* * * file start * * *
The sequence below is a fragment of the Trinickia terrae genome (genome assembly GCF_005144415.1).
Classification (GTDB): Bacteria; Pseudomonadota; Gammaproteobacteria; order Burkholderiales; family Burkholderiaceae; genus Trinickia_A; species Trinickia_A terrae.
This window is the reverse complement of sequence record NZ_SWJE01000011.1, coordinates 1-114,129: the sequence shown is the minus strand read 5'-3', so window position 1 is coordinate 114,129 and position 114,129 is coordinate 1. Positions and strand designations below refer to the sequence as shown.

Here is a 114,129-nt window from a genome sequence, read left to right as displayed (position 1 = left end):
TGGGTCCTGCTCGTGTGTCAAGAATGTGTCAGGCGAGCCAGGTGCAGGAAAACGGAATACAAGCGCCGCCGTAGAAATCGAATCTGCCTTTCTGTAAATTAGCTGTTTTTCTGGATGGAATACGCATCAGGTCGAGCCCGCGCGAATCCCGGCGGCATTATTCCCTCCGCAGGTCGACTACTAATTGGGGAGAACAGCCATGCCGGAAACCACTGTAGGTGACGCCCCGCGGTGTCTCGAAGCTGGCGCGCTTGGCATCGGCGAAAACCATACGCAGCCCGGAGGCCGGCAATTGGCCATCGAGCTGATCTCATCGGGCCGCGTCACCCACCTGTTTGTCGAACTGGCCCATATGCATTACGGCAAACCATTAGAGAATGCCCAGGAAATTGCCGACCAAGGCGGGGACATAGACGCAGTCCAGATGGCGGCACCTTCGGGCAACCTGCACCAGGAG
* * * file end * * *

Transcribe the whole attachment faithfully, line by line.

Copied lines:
The sequence below is a fragment of the Trinickia terrae genome (genome assembly GCF_005144415.1).
Classification (GTDB): Bacteria; Pseudomonadota; Gammaproteobacteria; order Burkholderiales; family Burkholderiaceae; genus Trinickia_A; species Trinickia_A terrae.
This window is the reverse complement of sequence record NZ_SWJE01000011.1, coordinates 1-114,129: the sequence shown is the minus strand read 5'-3', so window position 1 is coordinate 114,129 and position 114,129 is coordinate 1. Positions and strand designations below refer to the sequence as shown.

Here is a 114,129-nt window from a genome sequence, read left to right as displayed (position 1 = left end):
TGGGTCCTGCTCGTGTGTCAAGAATGTGTCAGGCGAGCCAGGTGCAGGAAAACGGAATACAAGCGCCGCCGTAGAAATCGAATCTGCCTTTCTGTAAATTAGCTGTTTTTCTGGATGGAATACGCATCAGGTCGAGCCCGCGCGAATCCCGGCGGCATTATTCCCTCCGCAGGTCGACTACTAATTGGGGAGAACAGCCATGCCGGAAACCACTGTAGGTGACGCCCCGCGGTGTCTCGAAGCTGGCGCGCTTGGCATCGGCGAAAACCATACGCAGCCCGGAGGCCGGCAATTGGCCATCGAGCTGATCTCATCGGGCCGCGTCACCCACCTGTTTGTCGAACTGGCCCATATGCATTACGGCAAACCATTAGAGAATGCCCAGGAAATTGCCGACCAAGGCGGGGACATAGACGCAGTCCAGATGGCGGCACCTTCGGGCAACCTGCACCAGGAG